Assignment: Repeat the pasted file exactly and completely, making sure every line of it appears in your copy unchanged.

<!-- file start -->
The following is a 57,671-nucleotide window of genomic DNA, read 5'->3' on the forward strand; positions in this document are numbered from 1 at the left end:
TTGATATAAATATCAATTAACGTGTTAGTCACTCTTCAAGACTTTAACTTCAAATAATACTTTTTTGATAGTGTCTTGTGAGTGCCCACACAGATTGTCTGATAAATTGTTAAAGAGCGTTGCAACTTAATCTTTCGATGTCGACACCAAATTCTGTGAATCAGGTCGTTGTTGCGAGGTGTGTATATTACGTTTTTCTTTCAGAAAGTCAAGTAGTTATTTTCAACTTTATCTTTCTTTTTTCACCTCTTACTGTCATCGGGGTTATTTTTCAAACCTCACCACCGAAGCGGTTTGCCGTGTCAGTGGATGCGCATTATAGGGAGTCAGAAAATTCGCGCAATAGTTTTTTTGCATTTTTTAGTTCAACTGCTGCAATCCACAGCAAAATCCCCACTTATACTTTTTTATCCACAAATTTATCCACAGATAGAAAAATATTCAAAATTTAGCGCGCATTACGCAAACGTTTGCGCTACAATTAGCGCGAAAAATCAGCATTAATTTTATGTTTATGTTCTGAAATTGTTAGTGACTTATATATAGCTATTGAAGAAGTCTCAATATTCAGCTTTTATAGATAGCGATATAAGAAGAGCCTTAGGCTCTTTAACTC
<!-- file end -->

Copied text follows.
The following is a 57,671-nucleotide window of genomic DNA, read 5'->3' on the forward strand; positions in this document are numbered from 1 at the left end:
TTGATATAAATATCAATTAACGTGTTAGTCACTCTTCAAGACTTTAACTTCAAATAATACTTTTTTGATAGTGTCTTGTGAGTGCCCACACAGATTGTCTGATAAATTGTTAAAGAGCGTTGCAACTTAATCTTTCGATGTCGACACCAAATTCTGTGAATCAGGTCGTTGTTGCGAGGTGTGTATATTACGTTTTTCTTTCAGAAAGTCAAGTAGTTATTTTCAACTTTATCTTTCTTTTTTCACCTCTTACTGTCATCGGGGTTATTTTTCAAACCTCACCACCGAAGCGGTTTGCCGTGTCAGTGGATGCGCATTATAGGGAGTCAGAAAATTCGCGCAATAGTTTTTTTGCATTTTTTAGTTCAACTGCTGCAATCCACAGCAAAATCCCCACTTATACTTTTTTATCCACAAATTTATCCACAGATAGAAAAATATTCAAAATTTAGCGCGCATTACGCAAACGTTTGCGCTACAATTAGCGCGAAAAATCAGCATTAATTTTATGTTTATGTTCTGAAATTGTTAGTGACTTATATATAGCTATTGAAGAAGTCTCAATATTCAGCTTTTATAGATAGCGATATAAGAAGAGCCTTAGGCTCTTTAACTC